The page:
Russia resists amid new Syria sanctions

Russia resists amid new Syria sanctions

ANKARA - Hürriyet Daily News
Russia resists amid new Syria sanctions

Azeri Foreign Minister Mammadyarov (back L) and his US counterpart Clinton leave after a press conference in Baku. Syria’s al-Assad fails to bring peace, Clinton says. AFP photo

Representatives from major Western and Arab powers have convened in Istanbul to discuss tightening sanctions and increasing pressure for a regime change in Syria, amid a last-ditch Russian-Chinese effort to call for an international conference that would also include Iran.

“[The] Istanbul meeting will discuss essential elements of a democratic strategy for Syria,” U.S. Secretary of State Hillary Clinton told reporters in Baku, before arriving in Istanbul late Wednesday.
Foreign Minister Ahmet Davutoğlu, foreign ministers from Qatar, Italy, Jordan, Germany, Egypt, Morocco, France, the United Arab Emirates, Saudi Arabia, the United Kingdom, Tunisia, Spain and Kuwait, and EU’s foreign policy chief Catherine Ashton were set to attend the working dinner with Clinton. Davutoğlu was also expected to hold a bilateral meeting with French Foreign Minister Laurent Fabius when the Hürriyet Daily News went to press late yesterday.

The meeting came after the Houla massacre by Syrian security forces last month, which left more than 100 civilians dead and sparked international outrage against the al-Assad regime. Western and Arab countries wanted to meet while they were scheduled to get together in Istanbul for the global counter-terrorism meeting slated for June 7, to exchange views and discuss future steps to be taken against Damascus, a Turkish diplomatic source told the Daily News on Wednesday.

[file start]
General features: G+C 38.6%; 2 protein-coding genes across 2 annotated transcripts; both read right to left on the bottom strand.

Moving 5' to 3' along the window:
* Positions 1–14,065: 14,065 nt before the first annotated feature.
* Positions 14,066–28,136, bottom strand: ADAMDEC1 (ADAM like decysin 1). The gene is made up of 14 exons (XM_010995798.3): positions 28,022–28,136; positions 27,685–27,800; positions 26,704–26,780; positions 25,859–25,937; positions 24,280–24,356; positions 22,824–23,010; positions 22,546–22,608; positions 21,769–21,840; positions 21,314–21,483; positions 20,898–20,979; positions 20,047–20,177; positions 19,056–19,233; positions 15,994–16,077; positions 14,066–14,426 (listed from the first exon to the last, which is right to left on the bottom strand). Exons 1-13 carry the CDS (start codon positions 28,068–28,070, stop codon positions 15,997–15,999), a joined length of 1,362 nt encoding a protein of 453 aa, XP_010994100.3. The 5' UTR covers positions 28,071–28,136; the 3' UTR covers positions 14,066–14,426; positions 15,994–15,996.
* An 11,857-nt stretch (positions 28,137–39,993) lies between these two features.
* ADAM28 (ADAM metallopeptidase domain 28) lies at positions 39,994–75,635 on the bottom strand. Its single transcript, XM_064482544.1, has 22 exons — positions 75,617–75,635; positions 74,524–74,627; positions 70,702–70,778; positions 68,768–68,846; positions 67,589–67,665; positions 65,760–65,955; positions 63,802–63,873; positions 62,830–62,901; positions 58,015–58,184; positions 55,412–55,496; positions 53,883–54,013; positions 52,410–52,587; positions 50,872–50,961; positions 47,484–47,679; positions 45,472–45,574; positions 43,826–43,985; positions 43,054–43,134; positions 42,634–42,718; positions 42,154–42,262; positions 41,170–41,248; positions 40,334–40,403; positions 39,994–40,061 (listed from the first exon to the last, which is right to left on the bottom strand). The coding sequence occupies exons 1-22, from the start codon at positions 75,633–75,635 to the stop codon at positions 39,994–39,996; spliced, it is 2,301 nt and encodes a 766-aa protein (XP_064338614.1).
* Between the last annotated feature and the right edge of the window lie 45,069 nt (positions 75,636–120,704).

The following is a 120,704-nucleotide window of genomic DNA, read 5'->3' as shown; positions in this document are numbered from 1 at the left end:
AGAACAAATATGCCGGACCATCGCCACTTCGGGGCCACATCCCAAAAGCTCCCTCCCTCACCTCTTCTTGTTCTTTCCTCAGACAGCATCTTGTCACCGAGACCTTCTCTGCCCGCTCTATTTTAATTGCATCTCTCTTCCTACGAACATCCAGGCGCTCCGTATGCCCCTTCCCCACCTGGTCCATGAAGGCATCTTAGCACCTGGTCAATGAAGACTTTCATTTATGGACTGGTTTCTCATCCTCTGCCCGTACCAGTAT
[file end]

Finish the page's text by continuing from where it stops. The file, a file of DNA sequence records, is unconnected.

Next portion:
“It is time for all of us to turn our attention to an orderly transition of power in Syria that paves the way for a democratic, tolerant, pluralistic future. It’s clear that President al-Assad cannot and has failed to bring peace, stability or positive change to the Syrian people, and in fact has worked against all three,” Clinton said before boarding the plane in Baku.

Only hours before the announcement of the Istanbul meeting, Russia and China, which have both vetoed U.N. Security Council resolutions on Syria, called for an international conference to discuss ways to push special envoy Kofi Annan’s peace plan for the conflict-torn country forward.

Russia calls for a conference

“We confirmed that we will coordinate our actions on Syria, and that the main thing right now is to carry out Annan’s plan and the [U.N.] Security Council resolution,” Russian Foreign Minister Sergei Lavrov said after talks with Chinese leaders in Beijing.

“We think it is necessary to call a meeting of countries that truly have an influence on various opposition groups,” he added, citing the five permanent members of the U.N. Security Council, the Arab League, the European Union, Turkey and Iran.

But Iran’s inclusion at the table is unlikely to garner a positive response from the West. Clinton openly said “It is a little hard to imagine inviting a country that is stage-managing the al-Assad regime’s assault on its people.”

Pulling Russia to the table

Though there was not an official invitation extended to Turkey from Russia, the Turkish diplomat said “Turkey would join any meeting concerning Syria.”

According to the diplomat, the main reason for pushing Russia to change its policy regarding Syria was the fact that it has, as a result of its stance on Syria, become isolated from the international community. As an important member of the international community in both the G-8 and G-20, Russian officials have started to feel they are losing ground in a global context when it comes to Syria and the Middle East.

Although Russia’s call was not endorsed, its willingness to sit at the table over Syria will surely earn a response from Western powers. While London proposed Russian inclusion under the G-20 mechanism, some other countries offered the establishment of a contact group, different from the Friends of Syria group, with the participation of the five permanent members of the U.N. Security Council, plus the EU, the Arab League, Qatar, Saudi Arabia, and Turkey among others.